I love a good racing game, but preferably those that want you to go as fast as you can and not worry about smashing around the track a bit as opposed to those that demand perfection from the player across a realistic simulation. Trailblazers offers just that, with its intense high-speed racing offering plenty of chaotic fun as you zoom your way to victory. It also has a unique hook in that there’s a big dependence on blasting the track with paint too, which makes the whole experience all the more interesting.
Trailblazers’ racing isn’t just about hitting the chequered flag in as high a position as possible, but about working as a team and taking control of the track. How do you do this? By splashing it with your team’s paint to set up speed boosts. Your vehicle is able to splash the track with paint, leaving a trail of colour that when driven on by yourself or a team mate, sends you speeding up the track. On the flipside, drive on your opponent’s paint and you’ll see yourself slugging behind with a slower speed. Don’t worry though: you can always claim their turf as your own with a quick blast of paint…
It’s a neat idea and one that works really well in-game. You’re never just worrying about speeding ahead or hitting a corner perfectly, but also about making a mark on the track and giving yourself the advantage by having some well-positioned boosts. Alternatively, you can also use your paint to wipe out opponents with a sneaky attack, which is always handy when trying to steal that ‘first place’ towards the dying seconds of a race. However you approach it, the paint does something different and it complements the high-octane racing of the game.
Interestingly, some races won’t just be determined by your position on the track – you earn points for the likes of painting, boosting, or attacking opponents, so nearly every action you perform can see you earn victory for your team. It adds a unique twist to the game, though I’ll admit that sometimes it was just fun to have a simple ‘first place wins’ setup.
The meat of Trailblazers’ single player experience is found in its story mode, which is spread over twenty chapters of varying goals. There are multiple characters to play as in the game and you’ll come across them all during the story and find out what their advantages are, be it better dispersal of paint, a better speed, or better handling. I’m a big fan of a story mode in a racer after playing the likes of Diddy Kong Racing and Crash Team Racing, so I was a fan of its presence here – don’t get me wrong, saying the narrative is engaging would be a massive stretch, but I enjoyed it a lot and it brought an extra sense of purpose to the racing and the game world too.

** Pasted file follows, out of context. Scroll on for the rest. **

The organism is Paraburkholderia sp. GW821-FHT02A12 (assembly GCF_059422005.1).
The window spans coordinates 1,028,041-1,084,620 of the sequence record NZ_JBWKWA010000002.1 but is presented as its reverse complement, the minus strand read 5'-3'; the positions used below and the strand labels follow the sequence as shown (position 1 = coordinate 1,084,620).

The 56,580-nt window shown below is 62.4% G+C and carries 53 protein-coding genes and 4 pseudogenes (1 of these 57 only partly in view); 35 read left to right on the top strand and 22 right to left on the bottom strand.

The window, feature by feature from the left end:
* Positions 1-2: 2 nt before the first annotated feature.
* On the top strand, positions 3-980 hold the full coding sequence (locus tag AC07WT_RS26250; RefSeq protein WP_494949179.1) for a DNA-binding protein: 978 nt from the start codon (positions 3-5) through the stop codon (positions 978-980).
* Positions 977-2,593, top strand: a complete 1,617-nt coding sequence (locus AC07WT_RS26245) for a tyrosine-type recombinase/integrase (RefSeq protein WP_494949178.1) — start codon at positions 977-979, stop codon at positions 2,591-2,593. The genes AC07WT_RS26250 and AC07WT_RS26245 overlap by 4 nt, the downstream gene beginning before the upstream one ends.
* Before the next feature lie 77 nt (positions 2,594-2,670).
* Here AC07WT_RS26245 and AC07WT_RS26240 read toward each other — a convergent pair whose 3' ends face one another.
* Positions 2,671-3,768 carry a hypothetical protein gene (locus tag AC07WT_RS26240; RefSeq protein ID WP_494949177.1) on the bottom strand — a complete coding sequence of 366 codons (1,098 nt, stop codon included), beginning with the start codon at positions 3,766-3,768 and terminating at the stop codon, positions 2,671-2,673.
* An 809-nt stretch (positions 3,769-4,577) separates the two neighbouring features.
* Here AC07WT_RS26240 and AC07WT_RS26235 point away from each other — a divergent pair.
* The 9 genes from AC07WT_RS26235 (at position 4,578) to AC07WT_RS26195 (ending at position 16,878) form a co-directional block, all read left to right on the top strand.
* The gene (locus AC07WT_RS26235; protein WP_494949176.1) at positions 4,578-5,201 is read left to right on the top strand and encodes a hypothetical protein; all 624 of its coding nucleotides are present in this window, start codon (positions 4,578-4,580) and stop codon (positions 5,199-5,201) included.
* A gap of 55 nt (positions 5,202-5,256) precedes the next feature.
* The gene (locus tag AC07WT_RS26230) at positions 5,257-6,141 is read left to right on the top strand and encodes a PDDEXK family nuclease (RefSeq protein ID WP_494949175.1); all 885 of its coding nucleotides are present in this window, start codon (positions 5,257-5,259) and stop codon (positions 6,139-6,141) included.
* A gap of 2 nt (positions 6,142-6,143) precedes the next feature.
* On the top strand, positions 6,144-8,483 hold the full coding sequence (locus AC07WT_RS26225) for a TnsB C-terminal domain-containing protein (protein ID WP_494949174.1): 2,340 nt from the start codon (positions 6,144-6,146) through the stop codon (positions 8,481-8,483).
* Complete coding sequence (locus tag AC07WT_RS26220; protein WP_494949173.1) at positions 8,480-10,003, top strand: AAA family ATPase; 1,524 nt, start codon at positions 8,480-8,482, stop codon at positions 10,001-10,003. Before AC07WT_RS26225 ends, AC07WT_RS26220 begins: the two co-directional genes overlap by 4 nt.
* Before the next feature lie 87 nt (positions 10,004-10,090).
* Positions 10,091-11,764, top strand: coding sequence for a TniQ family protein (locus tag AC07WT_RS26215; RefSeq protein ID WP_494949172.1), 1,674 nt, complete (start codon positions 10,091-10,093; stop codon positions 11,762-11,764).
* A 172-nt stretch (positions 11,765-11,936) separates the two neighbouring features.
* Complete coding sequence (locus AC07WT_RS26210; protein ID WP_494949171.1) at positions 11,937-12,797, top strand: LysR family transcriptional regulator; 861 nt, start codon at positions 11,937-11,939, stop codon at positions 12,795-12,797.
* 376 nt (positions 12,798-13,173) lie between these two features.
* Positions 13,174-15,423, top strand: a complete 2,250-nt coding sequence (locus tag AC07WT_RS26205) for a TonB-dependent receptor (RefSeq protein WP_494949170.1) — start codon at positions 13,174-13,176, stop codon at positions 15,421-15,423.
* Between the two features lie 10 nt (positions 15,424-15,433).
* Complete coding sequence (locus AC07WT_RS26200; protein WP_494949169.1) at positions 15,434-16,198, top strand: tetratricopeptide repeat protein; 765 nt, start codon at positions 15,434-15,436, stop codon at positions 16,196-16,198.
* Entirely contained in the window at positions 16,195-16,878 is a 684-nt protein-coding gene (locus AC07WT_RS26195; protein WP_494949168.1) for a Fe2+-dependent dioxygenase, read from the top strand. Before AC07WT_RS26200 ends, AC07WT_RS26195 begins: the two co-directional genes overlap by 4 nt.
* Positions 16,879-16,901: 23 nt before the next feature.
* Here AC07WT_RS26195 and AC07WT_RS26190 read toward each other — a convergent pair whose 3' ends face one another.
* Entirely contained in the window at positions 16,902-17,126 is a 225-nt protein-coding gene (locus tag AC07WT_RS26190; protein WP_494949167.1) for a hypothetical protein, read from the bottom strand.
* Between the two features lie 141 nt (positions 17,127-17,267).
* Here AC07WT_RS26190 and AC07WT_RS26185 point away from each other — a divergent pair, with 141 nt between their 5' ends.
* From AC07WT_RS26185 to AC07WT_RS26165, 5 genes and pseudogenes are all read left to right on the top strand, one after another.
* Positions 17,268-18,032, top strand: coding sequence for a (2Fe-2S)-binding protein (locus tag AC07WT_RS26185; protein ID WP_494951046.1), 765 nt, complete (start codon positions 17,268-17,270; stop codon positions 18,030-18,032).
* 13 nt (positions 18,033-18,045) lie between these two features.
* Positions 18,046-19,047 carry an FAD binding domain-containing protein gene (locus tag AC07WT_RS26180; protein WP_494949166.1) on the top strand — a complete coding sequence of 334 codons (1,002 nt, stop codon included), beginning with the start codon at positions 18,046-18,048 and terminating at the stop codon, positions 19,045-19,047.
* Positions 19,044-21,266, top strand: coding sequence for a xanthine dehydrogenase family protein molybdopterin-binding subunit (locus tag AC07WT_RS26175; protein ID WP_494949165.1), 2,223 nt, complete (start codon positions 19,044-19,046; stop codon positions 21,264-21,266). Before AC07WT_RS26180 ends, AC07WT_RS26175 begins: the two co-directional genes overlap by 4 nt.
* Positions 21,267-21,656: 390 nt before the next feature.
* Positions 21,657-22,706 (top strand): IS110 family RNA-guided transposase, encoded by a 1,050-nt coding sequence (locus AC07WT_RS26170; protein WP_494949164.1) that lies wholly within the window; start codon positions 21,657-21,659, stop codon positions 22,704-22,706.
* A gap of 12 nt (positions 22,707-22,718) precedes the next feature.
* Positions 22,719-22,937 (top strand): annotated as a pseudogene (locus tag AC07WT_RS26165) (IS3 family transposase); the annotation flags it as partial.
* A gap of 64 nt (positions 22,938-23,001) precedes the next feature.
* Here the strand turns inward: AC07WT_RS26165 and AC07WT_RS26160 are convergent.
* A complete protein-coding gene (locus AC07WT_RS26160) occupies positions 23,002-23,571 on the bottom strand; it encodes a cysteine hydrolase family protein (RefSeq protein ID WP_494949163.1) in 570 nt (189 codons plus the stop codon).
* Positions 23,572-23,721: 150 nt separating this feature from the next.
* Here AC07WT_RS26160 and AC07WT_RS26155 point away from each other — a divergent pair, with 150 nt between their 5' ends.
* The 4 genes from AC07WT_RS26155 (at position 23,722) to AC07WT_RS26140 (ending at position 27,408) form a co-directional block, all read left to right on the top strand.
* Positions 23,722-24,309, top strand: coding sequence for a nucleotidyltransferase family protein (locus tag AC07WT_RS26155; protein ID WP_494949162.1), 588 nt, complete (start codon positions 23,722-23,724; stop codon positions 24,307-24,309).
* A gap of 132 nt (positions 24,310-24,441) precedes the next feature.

Not interested in the story? Don’t worry, you can also set up custom races across multiple game modes including team races, partner racers, and time trials just to name a few.
Outside of the single player story mode and races, you can also partake in multiplayer showdowns both locally and online. Local play allows you to play with up to three others in split-screen action, which made for some pretty epic showdowns with friends. Sure, the action could be a little bit too hectic to share across just one screen at times, but it didn’t make it any less fun – at least it’s something you don’t have to worry about when taking part in an online race.
With Trailblazers’ emphasis on teamwork and setting up racing lines with paint, I found myself looking forward to playing the game with others as a co-ordinated team. It’s not often that a racer has such a focus on teamwork and working together, but it’s something that’s cleverly implemented here. At times it’s more of a co-op title than a competitive one, which is something I can appreciate given that it changes up the genre a fair bit.
Whilst I’m a fan of Trailblazers’ gameplay, there were a few issues that cropped up too. For one, the frame rate can be pretty sketchy at times. Now thankfully this isn’t a constant issue, but there were plenty of occasions where the racing would turn sluggish and the game would seemingly struggle to keep up with the action. It took away the sense of pace from a race and just felt a little frustrating, especially since everything would flow together sharply for the most part.
There are some questionable physics in place too, with some crashes with other racers often completely wiping you both out to the point of no return. This wouldn’t really be a problem since that’s the risk of racing anyway, but this occurred during minor collisions too – something that often can’t be helped thanks to the outrageous antics of the AI drivers. Add to that a few software crashes that saw me having to completely restart the game, and it’s clear that Trailblazers would’ve probably benefitted from a bit more polish before releasing.
At least it’s a fantastic looking game though, with all of its tracks not only full of colour but also creatively designed to show off this unique (and slightly bizarre) world. The tracks themselves are full of twists, turns and small alternate routes to take, and they all lend themselves well to the fast-paced racing of the game – the fact that they’re eye candy is just a bonus.
I went into Trailblazers with cautious optimism, but thankfully it delivered exactly what I’d hoped for – an exciting arcade racer that feels great to play. The whole ‘paint boosting’ thing never feels gimmicky, the tracks look great, whilst the driving itself is intense and made for some epic showdowns with both the AI and friends.
It definitely has its flaws with the sometimes sketchy framerate being the main offender, but in all I had a great time with Trailblazers and can easily see myself returning to it for showdowns with friends for some time.
Publisher: Rising Star Games
Release Date: Out Now (PlayStation 4, Xbox One, PC, Mac, Linux) June 2018 (Nintendo Switch)
Platform(s): PlayStation 4 (Reviewed), Xbox One, PC, Mac, Linux, Nintendo Switch